As there are usually a lot of updates and warnings, you should have plenty of time to prepare for a flood. This page of GOV.UK should also be monitored, as it informs you if your area is either at an immediate risk of flooding, at risk anytime in the next five days or is seen to be a long-term risk area. Is it likely flooding is going to hit where you’re based? Then you should get an emergency kit prepared (there are different ones for when you’re at a facility, on the move, or in your car, which Red Cross details here), as well as purchase some sand and sandbags in good time — these are likely to be in high demand once a flood strikes.
If you are told you should leave your business until the threat of flooding has passed, be sure to switch off the mains power so that there is no risk of being electrocuted from floodwater. Also, shut and lock every window and door to protect your property and to give an extra barrier from floodwater getting inside. Take up-to-date photographs around the interior of your workplace too, as they may prove very useful in the event you need to make an insurance claim.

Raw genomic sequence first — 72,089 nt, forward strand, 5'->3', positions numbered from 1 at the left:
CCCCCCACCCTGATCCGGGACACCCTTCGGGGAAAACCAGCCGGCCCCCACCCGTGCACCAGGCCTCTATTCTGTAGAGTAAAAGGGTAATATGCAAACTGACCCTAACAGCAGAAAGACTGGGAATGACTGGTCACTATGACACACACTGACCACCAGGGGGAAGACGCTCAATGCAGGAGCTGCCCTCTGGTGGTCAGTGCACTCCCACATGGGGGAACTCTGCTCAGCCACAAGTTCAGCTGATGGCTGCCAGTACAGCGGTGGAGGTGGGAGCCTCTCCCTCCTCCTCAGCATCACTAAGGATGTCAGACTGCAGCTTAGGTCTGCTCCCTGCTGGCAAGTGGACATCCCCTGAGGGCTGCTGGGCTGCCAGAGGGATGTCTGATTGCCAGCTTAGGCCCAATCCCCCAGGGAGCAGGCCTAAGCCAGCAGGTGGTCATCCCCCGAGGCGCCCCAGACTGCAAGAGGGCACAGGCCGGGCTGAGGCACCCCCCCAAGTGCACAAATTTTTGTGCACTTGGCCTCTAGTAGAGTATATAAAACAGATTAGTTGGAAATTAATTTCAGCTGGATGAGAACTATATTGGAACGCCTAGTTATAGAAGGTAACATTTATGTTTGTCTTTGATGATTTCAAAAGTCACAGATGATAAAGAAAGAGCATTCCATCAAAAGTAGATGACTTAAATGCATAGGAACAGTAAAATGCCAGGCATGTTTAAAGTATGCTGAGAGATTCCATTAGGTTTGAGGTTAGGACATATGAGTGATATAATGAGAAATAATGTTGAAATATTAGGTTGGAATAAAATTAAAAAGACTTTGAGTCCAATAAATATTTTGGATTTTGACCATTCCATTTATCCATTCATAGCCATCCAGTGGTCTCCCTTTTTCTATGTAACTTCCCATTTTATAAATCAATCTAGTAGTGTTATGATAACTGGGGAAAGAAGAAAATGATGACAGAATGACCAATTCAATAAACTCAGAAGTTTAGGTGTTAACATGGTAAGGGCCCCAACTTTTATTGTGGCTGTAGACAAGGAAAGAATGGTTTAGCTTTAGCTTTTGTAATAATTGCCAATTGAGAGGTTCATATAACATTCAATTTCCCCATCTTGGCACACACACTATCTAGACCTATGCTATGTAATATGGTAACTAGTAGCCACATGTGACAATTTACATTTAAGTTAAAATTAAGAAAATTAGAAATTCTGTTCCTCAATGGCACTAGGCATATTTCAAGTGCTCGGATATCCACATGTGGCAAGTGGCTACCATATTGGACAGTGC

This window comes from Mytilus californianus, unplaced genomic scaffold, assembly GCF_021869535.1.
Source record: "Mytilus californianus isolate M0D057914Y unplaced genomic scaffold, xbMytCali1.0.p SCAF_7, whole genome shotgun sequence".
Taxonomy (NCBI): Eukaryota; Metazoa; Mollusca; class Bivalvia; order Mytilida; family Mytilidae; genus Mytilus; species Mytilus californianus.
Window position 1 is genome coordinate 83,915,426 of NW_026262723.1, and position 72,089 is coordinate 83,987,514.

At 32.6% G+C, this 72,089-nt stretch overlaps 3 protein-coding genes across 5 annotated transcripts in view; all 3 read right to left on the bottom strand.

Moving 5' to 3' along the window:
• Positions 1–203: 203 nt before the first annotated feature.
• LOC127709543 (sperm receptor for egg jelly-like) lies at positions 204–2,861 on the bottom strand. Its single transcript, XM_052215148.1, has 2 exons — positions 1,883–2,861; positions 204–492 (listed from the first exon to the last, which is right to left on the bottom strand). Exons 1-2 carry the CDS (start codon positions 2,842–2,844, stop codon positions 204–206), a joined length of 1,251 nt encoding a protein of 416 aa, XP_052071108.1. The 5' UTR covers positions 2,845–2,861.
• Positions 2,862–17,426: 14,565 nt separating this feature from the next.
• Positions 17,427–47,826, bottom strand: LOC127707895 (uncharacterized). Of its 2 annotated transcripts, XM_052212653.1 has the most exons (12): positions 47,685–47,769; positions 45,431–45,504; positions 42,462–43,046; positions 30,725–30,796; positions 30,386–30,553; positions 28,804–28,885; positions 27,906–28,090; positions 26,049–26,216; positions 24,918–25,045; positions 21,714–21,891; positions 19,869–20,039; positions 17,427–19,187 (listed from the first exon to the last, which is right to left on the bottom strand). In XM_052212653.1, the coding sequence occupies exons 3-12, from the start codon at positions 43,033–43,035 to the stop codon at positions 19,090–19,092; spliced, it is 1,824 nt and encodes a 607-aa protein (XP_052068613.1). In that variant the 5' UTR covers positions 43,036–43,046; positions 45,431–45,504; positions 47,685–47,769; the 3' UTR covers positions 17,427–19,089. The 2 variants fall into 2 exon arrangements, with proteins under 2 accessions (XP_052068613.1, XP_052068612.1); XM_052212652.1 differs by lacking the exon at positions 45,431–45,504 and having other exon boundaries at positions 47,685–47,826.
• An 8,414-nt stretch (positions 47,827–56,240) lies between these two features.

How to recover
Make sure you dispose of any food that has been in floodwater immediately. This is since floodwater is at risk of being contaminated with sewage. Until your water supplies company gives your tap water the all clear, you should only boil tap water or use bottled water. Your water supplies company should be contacted if your tap water’s colour, smell or taste has changed as well. Gas or electrical items should also not be switched on until they have been checked by a qualified technician, as they may have got wet during a flood.
It’s also vital that you contact your insurance company as soon as possible. Make sure to take photographs ahead of starting any cleaning up too — which can be coupled with the photos taken when preparing for a flood as a before and after snapshot — and only discard any items once it’s been cleared by your insurer.